Teachers can empower their students by allowing them to help set and enforce norms and develop standards. I believe that during the first month of school teachers should train their students how to run the classroom, and the rest of the year good teachers allow students to run the classrooms. Students comprehend better when they are forced to actively perform daily routines (rather than being allowed to passively nod in agreement that they understand). By creating centers, teachers can encourage students to take a more active part in their learning. Centers, however, are only one trick at increasing students’ active participation in the classroom.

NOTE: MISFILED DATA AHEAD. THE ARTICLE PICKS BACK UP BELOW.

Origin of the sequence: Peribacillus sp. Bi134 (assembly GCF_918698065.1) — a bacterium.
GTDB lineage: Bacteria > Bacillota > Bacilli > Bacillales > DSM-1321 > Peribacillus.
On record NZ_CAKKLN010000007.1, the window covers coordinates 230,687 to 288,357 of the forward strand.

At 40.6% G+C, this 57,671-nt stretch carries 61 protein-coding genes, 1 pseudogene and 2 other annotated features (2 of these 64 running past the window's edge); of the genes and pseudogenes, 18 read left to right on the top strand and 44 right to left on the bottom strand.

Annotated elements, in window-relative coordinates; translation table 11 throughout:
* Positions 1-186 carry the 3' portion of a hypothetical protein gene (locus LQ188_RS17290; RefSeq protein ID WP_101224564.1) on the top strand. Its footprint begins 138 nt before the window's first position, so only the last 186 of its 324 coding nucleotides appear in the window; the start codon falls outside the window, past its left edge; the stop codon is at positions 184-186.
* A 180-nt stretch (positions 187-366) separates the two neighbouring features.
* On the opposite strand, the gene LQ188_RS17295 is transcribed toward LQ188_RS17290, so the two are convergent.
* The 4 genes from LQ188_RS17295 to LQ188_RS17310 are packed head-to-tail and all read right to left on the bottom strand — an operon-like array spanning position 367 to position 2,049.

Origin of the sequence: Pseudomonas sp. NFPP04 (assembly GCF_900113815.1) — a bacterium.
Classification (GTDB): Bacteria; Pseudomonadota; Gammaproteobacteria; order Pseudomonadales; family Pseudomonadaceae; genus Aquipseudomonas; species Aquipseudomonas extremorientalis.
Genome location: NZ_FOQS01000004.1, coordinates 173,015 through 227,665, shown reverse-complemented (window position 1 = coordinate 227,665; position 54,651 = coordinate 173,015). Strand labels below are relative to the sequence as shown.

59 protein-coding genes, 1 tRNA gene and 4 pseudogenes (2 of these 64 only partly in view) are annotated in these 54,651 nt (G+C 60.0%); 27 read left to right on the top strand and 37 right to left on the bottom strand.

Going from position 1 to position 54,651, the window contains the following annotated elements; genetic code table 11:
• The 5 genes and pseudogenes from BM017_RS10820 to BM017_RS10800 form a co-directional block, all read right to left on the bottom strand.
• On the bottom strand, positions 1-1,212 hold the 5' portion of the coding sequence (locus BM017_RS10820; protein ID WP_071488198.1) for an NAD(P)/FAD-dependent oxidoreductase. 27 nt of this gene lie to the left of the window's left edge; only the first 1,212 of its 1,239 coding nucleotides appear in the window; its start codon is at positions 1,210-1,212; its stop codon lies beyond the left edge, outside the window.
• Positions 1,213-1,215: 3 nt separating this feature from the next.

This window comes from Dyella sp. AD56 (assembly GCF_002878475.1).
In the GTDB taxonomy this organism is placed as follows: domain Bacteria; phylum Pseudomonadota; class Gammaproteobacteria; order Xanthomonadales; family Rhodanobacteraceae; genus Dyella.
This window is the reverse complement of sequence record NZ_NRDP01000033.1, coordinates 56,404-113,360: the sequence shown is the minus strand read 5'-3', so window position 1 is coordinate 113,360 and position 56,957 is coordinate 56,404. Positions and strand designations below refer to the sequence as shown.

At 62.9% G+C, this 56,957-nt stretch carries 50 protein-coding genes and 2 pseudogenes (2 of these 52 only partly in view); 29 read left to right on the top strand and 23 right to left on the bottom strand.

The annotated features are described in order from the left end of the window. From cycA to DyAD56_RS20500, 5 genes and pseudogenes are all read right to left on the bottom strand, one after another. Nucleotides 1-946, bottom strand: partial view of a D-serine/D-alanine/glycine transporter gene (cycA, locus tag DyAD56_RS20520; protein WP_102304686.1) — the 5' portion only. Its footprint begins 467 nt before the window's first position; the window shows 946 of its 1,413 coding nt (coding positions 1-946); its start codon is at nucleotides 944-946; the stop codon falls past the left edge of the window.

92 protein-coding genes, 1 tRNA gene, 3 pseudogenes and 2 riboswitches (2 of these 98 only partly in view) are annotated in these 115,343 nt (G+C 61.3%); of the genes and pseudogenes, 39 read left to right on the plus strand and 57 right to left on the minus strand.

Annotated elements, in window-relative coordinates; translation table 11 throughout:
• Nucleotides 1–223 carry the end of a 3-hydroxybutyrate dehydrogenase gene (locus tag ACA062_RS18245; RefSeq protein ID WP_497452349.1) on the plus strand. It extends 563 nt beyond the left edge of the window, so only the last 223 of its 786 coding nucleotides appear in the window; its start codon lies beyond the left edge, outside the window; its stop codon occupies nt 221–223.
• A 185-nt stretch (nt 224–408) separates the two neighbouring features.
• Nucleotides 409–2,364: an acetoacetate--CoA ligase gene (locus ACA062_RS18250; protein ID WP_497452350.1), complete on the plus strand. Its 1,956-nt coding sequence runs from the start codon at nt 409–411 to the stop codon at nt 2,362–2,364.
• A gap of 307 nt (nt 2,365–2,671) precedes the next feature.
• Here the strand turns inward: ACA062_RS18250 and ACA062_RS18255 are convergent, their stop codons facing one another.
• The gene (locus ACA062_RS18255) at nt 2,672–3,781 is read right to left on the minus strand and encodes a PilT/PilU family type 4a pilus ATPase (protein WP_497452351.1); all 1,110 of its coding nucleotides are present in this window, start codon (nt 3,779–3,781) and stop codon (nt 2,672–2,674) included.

Activities (Process)
Utilize active, hands-on learning. Allow students to work collaboratively and independently (flexible grouping). The more you get your students out of their seats and working together, the better. I taught predominantly ESL students in my first year as a teacher, and, given my limited Spanish ability and the varying abilities of my students, I depended on my students to help one another as much as possible. I found that many of my students’ reading comprehension skills improved by working with peers and asking a lot of questions/sharing personal interpretations of texts.